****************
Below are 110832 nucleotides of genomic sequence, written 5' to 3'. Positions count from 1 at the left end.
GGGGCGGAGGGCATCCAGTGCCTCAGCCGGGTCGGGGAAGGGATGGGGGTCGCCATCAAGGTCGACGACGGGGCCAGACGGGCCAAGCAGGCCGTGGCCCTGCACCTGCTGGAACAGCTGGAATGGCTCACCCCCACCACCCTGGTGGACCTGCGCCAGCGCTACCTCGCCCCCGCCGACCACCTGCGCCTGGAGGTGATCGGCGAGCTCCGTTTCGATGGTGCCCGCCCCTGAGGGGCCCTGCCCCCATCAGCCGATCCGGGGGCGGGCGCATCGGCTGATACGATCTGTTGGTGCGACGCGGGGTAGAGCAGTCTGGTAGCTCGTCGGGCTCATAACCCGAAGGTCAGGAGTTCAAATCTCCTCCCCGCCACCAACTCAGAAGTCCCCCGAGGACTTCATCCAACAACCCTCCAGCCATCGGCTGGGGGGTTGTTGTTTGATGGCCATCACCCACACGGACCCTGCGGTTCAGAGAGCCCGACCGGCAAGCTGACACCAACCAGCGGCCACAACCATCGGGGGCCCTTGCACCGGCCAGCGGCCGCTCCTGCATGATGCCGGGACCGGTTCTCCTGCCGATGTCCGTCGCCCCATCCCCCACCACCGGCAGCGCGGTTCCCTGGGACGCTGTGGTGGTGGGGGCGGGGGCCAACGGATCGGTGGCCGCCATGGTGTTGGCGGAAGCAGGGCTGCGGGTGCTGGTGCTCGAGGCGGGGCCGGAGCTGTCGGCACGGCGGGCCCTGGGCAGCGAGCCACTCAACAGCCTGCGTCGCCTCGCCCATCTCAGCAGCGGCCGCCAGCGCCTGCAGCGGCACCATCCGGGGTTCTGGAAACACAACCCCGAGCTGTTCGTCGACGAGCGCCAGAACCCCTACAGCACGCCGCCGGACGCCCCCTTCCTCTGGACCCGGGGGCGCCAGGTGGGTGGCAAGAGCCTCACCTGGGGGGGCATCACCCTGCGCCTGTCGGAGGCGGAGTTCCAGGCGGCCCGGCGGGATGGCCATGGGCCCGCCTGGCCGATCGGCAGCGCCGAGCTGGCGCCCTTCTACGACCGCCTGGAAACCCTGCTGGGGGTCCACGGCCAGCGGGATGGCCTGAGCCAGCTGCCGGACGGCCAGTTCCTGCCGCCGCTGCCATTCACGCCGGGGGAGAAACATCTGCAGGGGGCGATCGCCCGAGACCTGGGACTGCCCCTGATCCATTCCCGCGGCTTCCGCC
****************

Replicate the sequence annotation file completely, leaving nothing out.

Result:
Below are 110832 nucleotides of genomic sequence, written 5' to 3'. Positions count from 1 at the left end.
GGGGCGGAGGGCATCCAGTGCCTCAGCCGGGTCGGGGAAGGGATGGGGGTCGCCATCAAGGTCGACGACGGGGCCAGACGGGCCAAGCAGGCCGTGGCCCTGCACCTGCTGGAACAGCTGGAATGGCTCACCCCCACCACCCTGGTGGACCTGCGCCAGCGCTACCTCGCCCCCGCCGACCACCTGCGCCTGGAGGTGATCGGCGAGCTCCGTTTCGATGGTGCCCGCCCCTGAGGGGCCCTGCCCCCATCAGCCGATCCGGGGGCGGGCGCATCGGCTGATACGATCTGTTGGTGCGACGCGGGGTAGAGCAGTCTGGTAGCTCGTCGGGCTCATAACCCGAAGGTCAGGAGTTCAAATCTCCTCCCCGCCACCAACTCAGAAGTCCCCCGAGGACTTCATCCAACAACCCTCCAGCCATCGGCTGGGGGGTTGTTGTTTGATGGCCATCACCCACACGGACCCTGCGGTTCAGAGAGCCCGACCGGCAAGCTGACACCAACCAGCGGCCACAACCATCGGGGGCCCTTGCACCGGCCAGCGGCCGCTCCTGCATGATGCCGGGACCGGTTCTCCTGCCGATGTCCGTCGCCCCATCCCCCACCACCGGCAGCGCGGTTCCCTGGGACGCTGTGGTGGTGGGGGCGGGGGCCAACGGATCGGTGGCCGCCATGGTGTTGGCGGAAGCAGGGCTGCGGGTGCTGGTGCTCGAGGCGGGGCCGGAGCTGTCGGCACGGCGGGCCCTGGGCAGCGAGCCACTCAACAGCCTGCGTCGCCTCGCCCATCTCAGCAGCGGCCGCCAGCGCCTGCAGCGGCACCATCCGGGGTTCTGGAAACACAACCCCGAGCTGTTCGTCGACGAGCGCCAGAACCCCTACAGCACGCCGCCGGACGCCCCCTTCCTCTGGACCCGGGGGCGCCAGGTGGGTGGCAAGAGCCTCACCTGGGGGGGCATCACCCTGCGCCTGTCGGAGGCGGAGTTCCAGGCGGCCCGGCGGGATGGCCATGGGCCCGCCTGGCCGATCGGCAGCGCCGAGCTGGCGCCCTTCTACGACCGCCTGGAAACCCTGCTGGGGGTCCACGGCCAGCGGGATGGCCTGAGCCAGCTGCCGGACGGCCAGTTCCTGCCGCCGCTGCCATTCACGCCGGGGGAGAAACATCTGCAGGGGGCGATCGCCCGAGACCTGGGACTGCCCCTGATCCATTCCCGCGGCTTCCGCC